News Releases

Legislation Supported by Women, Labor and Civil Rights Groups Would Provide Greater Stability to Hourly and Low-Wage Workers
 

 

Washington, DC - Today, U.S. Senator Patty Murray (D-WA) joined Sens. Elizabeth Warren (D-MA) and Chris Murphy (D-Conn.), Representatives Rosa DeLauro (D-Conn.) and Bobby Scott (D-Va.), and nearly 80 of their colleagues to introduce the Schedules that Work Act in the Senate and House. The legislation addresses unstable, unpredictable, and rigid scheduling practices such as placing workers "on-call" with no guarantee of work hours, scheduling them for "split shifts" of non-consecutive hours, sending workers home early without pay when demand is low and punishing workers who request schedule changes. (Read the fact sheet here.)

These scheduling practices disproportionately affect low-wage workers and workers in retail, food service, and cleaning occupations, and make it hard for these workers and their families to maintain stable child care, care for other family members, pursue career development or other education, get or keep a second job, or take care of their own health. Variable schedules can also lead to significant fluctuations in income for workers. As a result, workers struggle to manage their household incomes and balance professional responsibilities with individual and family needs.

"Our country, our economy, and our workplaces should work for all families, not just the wealthiest few, but today, unfair scheduling practices keep workers guessing on when they'll be called in to work and with no guarantee of how much money they'll earn in a given week," Senator Murray said. "That makes it nearly impossible for many workers to balance their jobs with individual and family needs. Our bill would alleviate some of that needless pressure on workers and restore economic security and stability to more families."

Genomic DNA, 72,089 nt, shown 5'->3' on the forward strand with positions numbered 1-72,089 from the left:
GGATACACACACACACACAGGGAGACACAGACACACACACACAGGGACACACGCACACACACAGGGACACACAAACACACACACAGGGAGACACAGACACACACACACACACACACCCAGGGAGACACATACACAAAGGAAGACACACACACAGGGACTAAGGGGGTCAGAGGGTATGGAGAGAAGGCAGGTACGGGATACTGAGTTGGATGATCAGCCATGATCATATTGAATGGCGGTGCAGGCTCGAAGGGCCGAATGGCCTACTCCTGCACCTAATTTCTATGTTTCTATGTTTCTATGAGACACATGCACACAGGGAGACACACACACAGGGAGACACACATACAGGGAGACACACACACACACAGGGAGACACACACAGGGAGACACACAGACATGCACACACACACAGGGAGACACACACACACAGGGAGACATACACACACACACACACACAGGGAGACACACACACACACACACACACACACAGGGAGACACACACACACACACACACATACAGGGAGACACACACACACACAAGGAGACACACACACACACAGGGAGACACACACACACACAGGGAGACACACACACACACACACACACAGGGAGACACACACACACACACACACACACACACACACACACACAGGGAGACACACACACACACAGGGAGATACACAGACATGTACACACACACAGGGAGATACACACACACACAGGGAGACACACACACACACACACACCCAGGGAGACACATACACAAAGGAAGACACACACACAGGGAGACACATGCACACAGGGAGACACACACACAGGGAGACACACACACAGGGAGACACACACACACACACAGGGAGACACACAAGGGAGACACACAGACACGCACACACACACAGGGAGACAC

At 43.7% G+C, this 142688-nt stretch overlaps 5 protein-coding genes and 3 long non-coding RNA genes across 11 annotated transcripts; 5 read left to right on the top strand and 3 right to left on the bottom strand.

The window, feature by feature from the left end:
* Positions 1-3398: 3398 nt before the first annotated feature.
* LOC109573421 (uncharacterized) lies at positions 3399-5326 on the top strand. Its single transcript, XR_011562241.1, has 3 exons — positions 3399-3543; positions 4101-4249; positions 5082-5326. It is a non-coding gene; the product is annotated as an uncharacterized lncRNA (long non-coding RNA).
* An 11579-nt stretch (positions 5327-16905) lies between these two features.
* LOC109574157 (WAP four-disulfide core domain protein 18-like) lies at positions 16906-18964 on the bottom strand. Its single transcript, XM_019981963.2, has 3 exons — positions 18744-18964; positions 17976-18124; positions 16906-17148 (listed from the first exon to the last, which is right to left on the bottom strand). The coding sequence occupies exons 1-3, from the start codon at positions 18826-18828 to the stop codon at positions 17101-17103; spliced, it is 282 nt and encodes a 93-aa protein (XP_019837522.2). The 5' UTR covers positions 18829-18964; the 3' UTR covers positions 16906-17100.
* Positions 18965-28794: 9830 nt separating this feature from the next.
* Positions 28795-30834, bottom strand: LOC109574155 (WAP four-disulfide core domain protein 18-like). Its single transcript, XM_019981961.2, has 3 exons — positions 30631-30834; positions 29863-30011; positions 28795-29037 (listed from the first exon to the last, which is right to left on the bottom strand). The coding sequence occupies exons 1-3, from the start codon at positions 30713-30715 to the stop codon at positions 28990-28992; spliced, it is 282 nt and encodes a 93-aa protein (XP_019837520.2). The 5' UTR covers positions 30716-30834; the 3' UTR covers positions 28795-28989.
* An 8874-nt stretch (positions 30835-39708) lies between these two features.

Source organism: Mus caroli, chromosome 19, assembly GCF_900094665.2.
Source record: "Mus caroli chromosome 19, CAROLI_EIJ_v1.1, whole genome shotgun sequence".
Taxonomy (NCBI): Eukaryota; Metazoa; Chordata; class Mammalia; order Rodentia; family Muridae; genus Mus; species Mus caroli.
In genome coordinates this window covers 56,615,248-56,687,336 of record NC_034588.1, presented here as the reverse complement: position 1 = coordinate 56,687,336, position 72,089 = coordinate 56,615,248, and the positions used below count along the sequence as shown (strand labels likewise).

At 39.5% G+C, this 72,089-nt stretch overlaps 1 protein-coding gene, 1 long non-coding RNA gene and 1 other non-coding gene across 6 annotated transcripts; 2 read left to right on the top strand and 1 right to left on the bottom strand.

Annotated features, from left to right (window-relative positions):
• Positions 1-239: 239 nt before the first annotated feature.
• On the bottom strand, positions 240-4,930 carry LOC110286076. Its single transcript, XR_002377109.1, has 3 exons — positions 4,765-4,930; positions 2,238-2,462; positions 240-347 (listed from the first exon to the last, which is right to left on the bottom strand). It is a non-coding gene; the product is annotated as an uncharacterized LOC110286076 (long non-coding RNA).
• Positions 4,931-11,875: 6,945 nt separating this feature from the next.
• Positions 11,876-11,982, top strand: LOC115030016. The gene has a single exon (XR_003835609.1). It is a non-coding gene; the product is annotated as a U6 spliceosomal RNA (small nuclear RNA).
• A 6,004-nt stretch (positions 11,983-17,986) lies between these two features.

The Schedules that Work Act has been endorsed by numerous women's, labor, and civil rights groups, including 9to5 National Association of Working Women, A Better Balance, American Federation of Labor and Congress of Industrial Organizations (AFL-CIO), Metal Trades Department of the AFL-CIO, American Association of University Women, American Federation of Teachers (AFT), American Federation of State, County and Municipal Employees (AFSCME), Americans for Democratic Action (ADA), Catalyst, Center for Community Change Action, Center for Effective Government, Center for Law and Social Policy (CLASP), Center for Popular Democracy, Central Florida Jobs with Justice, Coalition of Labor Union Women, Colorado Center on Law and Policy, Communications Workers of America, Connecticut Association for Human Services, DC Jobs With Justice, Economic Policy Institute, EINet, Equal Rights Advocates, Family Forward Oregon, Family Values @ Work, Gender Justice, Indiana Institute for Working Families, Institute for Science and Human Values, Interfaith Worker Justice, International Association of Machinists and Aerospace Workers, International Brotherhood of Teamsters, International Union, United Automobile, Aerospace and Implement Workers of America (UAW), Jewish Women International, Jobs With Justice, Labor Project for Working Families, Legal Aid Society-Employment Law Center, Maine Women's Lobby, Make the Road CT, Massachusetts Communities Action Network, MO Organizing for Reform and Empowerment, Mom-mentum, MomsRising, National Advocacy Center of the Sisters, National Alliance for Partnerships in Equity, National Association for the Advancement of Colored People (NAACP), National Center for Lesbian Rights, National Council of Jewish Women, National Domestic Workers Alliance, National Employment Law Project, National Employment Lawyers Association, National Latina Institute for Reproductive Health, National LGBTQ Task Force Action Fund, National Network to End Domestic Violence, National Organization for Women, National Partnership for Women & Families, National Women's Law Center, New Jersey Main Street Alliance, New York Union Child Care Coalition, NJ Industrial Union Council, NJ Time to Care Coalition, PowHer New York - Equal Pay Campaign, Public Justice Center, Restaurant Opportunities Centers United, Retail Action Project, Retail, Wholesale and Department Store Union, Rise Up, Shriver National Center on Poverty Law, South Bay AFL-CIO Labor Council, Susan Knape Associates Inc., The Make It Work Campaign, UltraViolet, UNITE HERE, United Food and Commercial Workers International Union (UFCW), Washington Metro Disabled Students Collective (WMDSC), Western Center on Law and Poverty, Wider Opportunities for Women, Wisconsin Jobs Now, Women Employed, Women's Law Project, Woodstock Institute, Working America, Working Partnerships USA, Young Invincibles, and YWCA USA.